By Moses Leos III
With mounting public pressure to fix the roads, the Kyle City Council took its next and final step toward funding five voter-approved $36 million road bond projects.
By a 6-0 vote, Kyle council approved initiating $30.48 million in General Obligation (GO) Bonds to go toward construction costs for the projects. That move swings into motion Kyle’s process to repair all five roads by 2018.
“We just launched our roads,” Kyle Mayor Todd Webster said on the dais following the vote. “Here we go.”
The original plan was to stagger the issuance of the $30.48 million. According to city spokesperson Jerry Hendrix, the city originally opted to do one project per year and to fund projects when cash flow was needed.
In addition, the city’s plan was to stagger the impact on tax rates. The preliminary tax impact on the debt service for Kyle’s $36 million ranged from 5.23 to 20.75 cents per $100 taxable assessed valuation.
However, Webster said on the dais it was “financially prudent” to move forward with issuing all bonds at the same time.
“It actually fits what the public has been demanding from us, if you’re getting the same phone calls I’m getting,” Webster opined to council on the dais.
Kyle Director of Finance Perwez Moheet gave the council a trio of reasons for issuing the remaining GO Bonds.
But one of the primary reasons was to avoid possible increases in interest rates. Moheet said the Federal Reserve has hinted at interest rate increases since the fall.
In addition, the city seeks to secure funding for the projects prior to awarding construction contracts. Per estimates from City Engineer Leon Barba, Moheet said cash flow needs for the projects are where the city would “need them next year, or the year after that.”
Bunton Creek Road is slated to be the first of the five road bond projects for construction. The city estimates a start date of September 2015.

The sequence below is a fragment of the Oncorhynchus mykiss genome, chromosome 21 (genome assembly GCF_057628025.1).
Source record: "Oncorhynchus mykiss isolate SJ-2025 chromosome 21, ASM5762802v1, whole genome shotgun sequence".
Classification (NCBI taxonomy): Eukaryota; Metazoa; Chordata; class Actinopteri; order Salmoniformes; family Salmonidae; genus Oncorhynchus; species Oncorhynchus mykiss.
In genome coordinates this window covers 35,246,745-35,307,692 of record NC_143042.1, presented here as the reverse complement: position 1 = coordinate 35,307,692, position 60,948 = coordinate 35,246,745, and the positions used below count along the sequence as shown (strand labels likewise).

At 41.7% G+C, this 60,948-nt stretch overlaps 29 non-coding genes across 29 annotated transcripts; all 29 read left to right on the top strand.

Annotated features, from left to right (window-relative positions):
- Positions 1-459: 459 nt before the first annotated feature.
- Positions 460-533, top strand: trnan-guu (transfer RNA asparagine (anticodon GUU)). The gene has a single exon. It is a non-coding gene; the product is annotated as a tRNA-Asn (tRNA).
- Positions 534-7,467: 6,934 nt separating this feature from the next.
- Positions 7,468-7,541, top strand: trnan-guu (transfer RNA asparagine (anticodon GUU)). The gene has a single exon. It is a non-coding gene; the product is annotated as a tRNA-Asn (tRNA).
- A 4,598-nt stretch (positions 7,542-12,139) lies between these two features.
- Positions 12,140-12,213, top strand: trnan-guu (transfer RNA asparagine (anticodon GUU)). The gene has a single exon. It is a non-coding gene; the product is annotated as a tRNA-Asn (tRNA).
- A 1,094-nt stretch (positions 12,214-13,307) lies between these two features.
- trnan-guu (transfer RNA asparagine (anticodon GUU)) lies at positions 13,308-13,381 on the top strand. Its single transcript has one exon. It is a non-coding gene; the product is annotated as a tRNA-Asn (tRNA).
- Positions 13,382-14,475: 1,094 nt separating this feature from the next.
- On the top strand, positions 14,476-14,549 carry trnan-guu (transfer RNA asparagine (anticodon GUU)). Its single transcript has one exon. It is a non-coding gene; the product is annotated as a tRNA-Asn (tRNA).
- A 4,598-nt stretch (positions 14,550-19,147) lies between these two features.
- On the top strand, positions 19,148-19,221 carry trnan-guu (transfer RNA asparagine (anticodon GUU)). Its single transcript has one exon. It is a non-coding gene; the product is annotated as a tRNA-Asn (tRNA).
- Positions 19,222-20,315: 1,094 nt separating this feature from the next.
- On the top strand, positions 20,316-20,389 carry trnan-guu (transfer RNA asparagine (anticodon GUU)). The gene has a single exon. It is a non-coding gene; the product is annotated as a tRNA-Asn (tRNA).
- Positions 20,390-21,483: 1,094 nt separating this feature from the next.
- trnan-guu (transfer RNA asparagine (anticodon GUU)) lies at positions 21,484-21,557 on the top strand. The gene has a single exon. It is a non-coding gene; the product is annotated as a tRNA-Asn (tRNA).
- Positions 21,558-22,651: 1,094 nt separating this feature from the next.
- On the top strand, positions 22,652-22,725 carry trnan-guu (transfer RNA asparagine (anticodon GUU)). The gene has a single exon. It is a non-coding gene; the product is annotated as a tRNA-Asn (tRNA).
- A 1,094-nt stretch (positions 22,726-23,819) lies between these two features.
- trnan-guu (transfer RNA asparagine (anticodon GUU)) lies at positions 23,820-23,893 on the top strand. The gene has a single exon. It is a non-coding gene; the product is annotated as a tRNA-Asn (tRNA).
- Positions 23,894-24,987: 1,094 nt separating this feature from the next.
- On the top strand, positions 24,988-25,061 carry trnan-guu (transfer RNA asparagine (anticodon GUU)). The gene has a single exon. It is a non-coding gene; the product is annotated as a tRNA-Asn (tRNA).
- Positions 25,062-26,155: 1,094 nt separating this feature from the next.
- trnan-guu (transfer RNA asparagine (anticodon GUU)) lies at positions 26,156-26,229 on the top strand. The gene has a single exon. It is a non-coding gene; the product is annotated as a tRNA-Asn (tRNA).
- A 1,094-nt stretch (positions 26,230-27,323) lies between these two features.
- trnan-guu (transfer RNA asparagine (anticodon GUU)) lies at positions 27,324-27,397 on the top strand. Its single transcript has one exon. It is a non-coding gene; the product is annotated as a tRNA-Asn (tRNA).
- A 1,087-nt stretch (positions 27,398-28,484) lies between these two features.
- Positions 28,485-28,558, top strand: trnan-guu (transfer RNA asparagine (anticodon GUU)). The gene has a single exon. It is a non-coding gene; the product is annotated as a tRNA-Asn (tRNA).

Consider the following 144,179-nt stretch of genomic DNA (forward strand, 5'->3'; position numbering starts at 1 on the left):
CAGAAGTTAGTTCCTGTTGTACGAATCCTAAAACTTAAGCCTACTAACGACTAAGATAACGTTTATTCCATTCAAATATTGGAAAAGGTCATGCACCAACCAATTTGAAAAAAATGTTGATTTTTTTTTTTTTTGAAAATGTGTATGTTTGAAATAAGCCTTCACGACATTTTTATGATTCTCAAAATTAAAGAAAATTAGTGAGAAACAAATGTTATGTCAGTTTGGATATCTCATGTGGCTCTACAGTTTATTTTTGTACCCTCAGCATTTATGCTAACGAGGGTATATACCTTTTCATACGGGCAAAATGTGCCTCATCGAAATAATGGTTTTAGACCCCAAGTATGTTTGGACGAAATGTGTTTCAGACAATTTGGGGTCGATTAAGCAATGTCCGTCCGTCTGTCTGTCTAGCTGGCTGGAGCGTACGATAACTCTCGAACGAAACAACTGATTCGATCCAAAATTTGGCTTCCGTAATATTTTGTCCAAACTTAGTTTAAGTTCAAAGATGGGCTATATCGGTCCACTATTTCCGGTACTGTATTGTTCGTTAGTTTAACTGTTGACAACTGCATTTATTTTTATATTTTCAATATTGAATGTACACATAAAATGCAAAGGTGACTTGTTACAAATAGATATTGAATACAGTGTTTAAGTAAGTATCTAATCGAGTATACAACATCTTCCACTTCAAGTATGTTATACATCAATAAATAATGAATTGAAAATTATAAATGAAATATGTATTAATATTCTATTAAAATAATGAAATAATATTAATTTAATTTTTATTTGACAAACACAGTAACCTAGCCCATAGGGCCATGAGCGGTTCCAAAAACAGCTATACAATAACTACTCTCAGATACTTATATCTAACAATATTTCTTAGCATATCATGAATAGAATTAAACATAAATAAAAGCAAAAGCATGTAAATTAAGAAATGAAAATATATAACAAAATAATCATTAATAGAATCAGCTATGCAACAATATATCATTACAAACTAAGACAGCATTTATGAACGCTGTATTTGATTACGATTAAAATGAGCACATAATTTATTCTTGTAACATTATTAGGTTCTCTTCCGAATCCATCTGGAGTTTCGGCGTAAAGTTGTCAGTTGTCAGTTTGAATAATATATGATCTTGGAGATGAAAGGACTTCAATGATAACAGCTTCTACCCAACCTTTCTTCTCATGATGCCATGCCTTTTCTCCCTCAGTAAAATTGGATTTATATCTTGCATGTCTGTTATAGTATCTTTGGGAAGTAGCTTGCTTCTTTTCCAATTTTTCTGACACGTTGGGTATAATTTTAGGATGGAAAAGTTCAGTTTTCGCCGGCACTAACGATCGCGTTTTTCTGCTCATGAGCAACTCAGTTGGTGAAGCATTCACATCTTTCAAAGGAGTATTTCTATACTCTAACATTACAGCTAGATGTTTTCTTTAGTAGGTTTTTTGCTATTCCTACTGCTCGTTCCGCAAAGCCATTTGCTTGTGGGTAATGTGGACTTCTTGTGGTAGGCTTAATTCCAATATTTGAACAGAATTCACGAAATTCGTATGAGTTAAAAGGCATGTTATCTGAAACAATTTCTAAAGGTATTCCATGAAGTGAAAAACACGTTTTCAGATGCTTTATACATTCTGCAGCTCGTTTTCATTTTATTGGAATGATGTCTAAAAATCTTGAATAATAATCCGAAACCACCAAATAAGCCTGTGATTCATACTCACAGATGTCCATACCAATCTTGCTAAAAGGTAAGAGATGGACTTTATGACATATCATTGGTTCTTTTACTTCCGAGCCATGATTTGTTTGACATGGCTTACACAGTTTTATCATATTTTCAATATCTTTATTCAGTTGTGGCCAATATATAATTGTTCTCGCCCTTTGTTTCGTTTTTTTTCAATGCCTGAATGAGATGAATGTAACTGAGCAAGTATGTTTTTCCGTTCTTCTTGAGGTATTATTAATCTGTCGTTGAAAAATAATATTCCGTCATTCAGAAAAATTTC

In addition, Moheet said the move would firm up debt service on the new bond. It would allow the city to set the interest and sinking component of property tax rates prior to the fiscal year 2016 budget process.
“Given all of those reasons, the timing is now and we’re going to do it,” Moheet said.
By issuing the remaining $30.48 million, the gross tax impact on the subsequent debt service is estimated to range from 10 to 14 cents per $100 of taxable assessed valuation.
Based on the city’s “strong financial position,” Moheet estimates the city can sell its bonds at a premium, thus offsetting any cost issuance. According to Moheet, the city’s “rule of thumb” is to use two percent of the bond for cost issuance.
He cited Standard and Poor’s upgrade of Kyle’s bond rating from A+ to AA- last March.
“If we need to sell bonds anyway, why don’t we do that now,” Moheet said.”
Tuesday’s decision marks the second issuance of GO Bonds Kyle has initiated for the road bond projects. Following approval of the road bonds in 2013, the city issued $5.520 million in GO Bonds for engineering, design and right-of-way acquisition.
Currently, the city has nearly completed preliminary engineering on four of the five main projects.